Hairston is one of the good guys that got away
Two weeks into the season, it is apparent how much the Brewers miss Prince Fielder. It is noticeable by their struggles in the middle of the order and their inconsistent hitting in general.
Then again, you knew they’d miss the big guy.
But Jerry Hairston Jr.?
The music was blaring Thursday afternoon inside the visitors’ clubhouse as the Los Angeles Dodgers were celebrating not getting swept by the Brewers. Hairston was alone at his locker when he was asked about his brilliant defensive play that saved a 4-3 game.
“Third base is the hot corner for a reason,” Hairston said with one of his characteristic smiles. “It was all reaction.”
He was one of the good guys in a tight clubhouse last season, when the Brewers made the playoffs. And when Casey McGehee could no longer cut it defensively, Hairston became the postseason third baseman.
You might ask where that Hairston was when he kicked a couple of balls against St. Louis in Game 5 of the NLCS.
This Hairston made the kind of play Thursday that.... well, let’s just say had it happened in the playoffs instead of the 13th game of a regular season, the video would be viral by now.
In the bottom of the eighth inning with two outs and Carlos Gomez at third, Alex Gonzales grounded the ball so hard down the third-base line that a tied game seemed beyond inevitable. Hairston is almost 36 years old. No way he dives to backhand that rocket.
But he did, and from his knees he threw out Gonzales as pretty much everyone inside Miller Park paused to take in that piece of defensive awesomeness. It was so stunning that it made Hairston’s sharp barehanded play on Travis Ishikawa in the ninth seem routine by comparison.
“I know I’ll get a couple of texts from Wolfie,” Hairston said of Brewers starter and loser Randy Wolf. “He’ll get on me.”
Big picture, baseball is one long string of “one of those things.”
My earlier ironic reference notwithstanding, it would be silly to remotely compare the loss of Fielder to the loss of Hairston, who signed with the Dodgers because the Brewers were unwilling to give an aging utility player a two-year contract.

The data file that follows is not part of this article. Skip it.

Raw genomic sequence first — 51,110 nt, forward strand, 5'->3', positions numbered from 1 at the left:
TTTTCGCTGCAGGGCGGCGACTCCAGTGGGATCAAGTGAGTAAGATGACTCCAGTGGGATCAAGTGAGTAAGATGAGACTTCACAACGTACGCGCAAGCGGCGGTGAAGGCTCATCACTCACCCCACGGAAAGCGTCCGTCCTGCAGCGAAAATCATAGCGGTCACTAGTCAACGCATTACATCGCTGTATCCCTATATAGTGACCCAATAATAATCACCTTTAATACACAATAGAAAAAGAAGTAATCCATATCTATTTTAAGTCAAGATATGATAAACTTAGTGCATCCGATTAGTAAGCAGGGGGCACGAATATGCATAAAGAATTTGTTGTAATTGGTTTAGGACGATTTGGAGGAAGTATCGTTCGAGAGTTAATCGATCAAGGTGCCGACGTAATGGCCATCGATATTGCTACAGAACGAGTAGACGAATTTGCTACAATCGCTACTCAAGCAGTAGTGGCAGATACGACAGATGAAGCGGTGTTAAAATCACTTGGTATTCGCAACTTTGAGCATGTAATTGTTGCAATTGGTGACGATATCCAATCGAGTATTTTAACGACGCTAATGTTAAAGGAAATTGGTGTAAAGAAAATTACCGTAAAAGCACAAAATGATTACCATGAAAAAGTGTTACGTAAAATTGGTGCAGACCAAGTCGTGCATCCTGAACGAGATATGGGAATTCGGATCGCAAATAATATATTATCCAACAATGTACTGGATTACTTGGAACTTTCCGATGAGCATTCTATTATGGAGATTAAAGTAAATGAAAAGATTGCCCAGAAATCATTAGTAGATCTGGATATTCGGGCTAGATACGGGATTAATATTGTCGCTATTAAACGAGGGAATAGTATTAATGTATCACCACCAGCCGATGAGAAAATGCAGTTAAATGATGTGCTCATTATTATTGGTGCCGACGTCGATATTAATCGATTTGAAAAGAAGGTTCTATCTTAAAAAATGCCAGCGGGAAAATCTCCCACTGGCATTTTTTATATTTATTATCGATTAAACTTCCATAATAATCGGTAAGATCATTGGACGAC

It would almost be like saying the Brewers miss Jamey Wright—who, by the way, did strike out five in relief for the Dodgers—like they miss CC Sabathia.
Point being, the Brewers needed a full-time defensive upgrade at third and a little something offensively to sprinkle into the void Fielder created.
Aramis Ramirez doesn’t have a lot of lateral movement, but he makes plays within his range. He finally got it going a little bit at the plate these last two games against the Dodgers to get his average of .174 within sight of the Mendoza Line. Ryan Braun, who was ill the entire series, didn’t get a hit and is now at .261.
Collectively, the Brewers aren’t feeling a lot better. At 6-7, they are nowhere near the early league leaders in hitting, pitching or fielding.
“I think we’re going to pitch,” manager Ron Roenicke said. “I think we’re going to field. I’d like to see us hit more consistently.”
It was apparent the Brewers, without Fielder, were going to have to lead with their pitching and defense. But with their strength, starting pitching, struggling to find a rhythm, they will go nowhere unless their hitting comes around.
It really has nothing to do with Hairston except in the fleeting snapshot of a remarkable defensive play on getaway day of an early-season series. But if you’re a Brewers fan, you tend to think about such things.
“Great memories here,” Hairston said. “I’ll never forget it. Unbelievable fans. Great guys over there in that clubhouse.”
A small piece of a memorable 2011 season now sits in another clubhouse. Rosters are in constant flux, just like dynamics.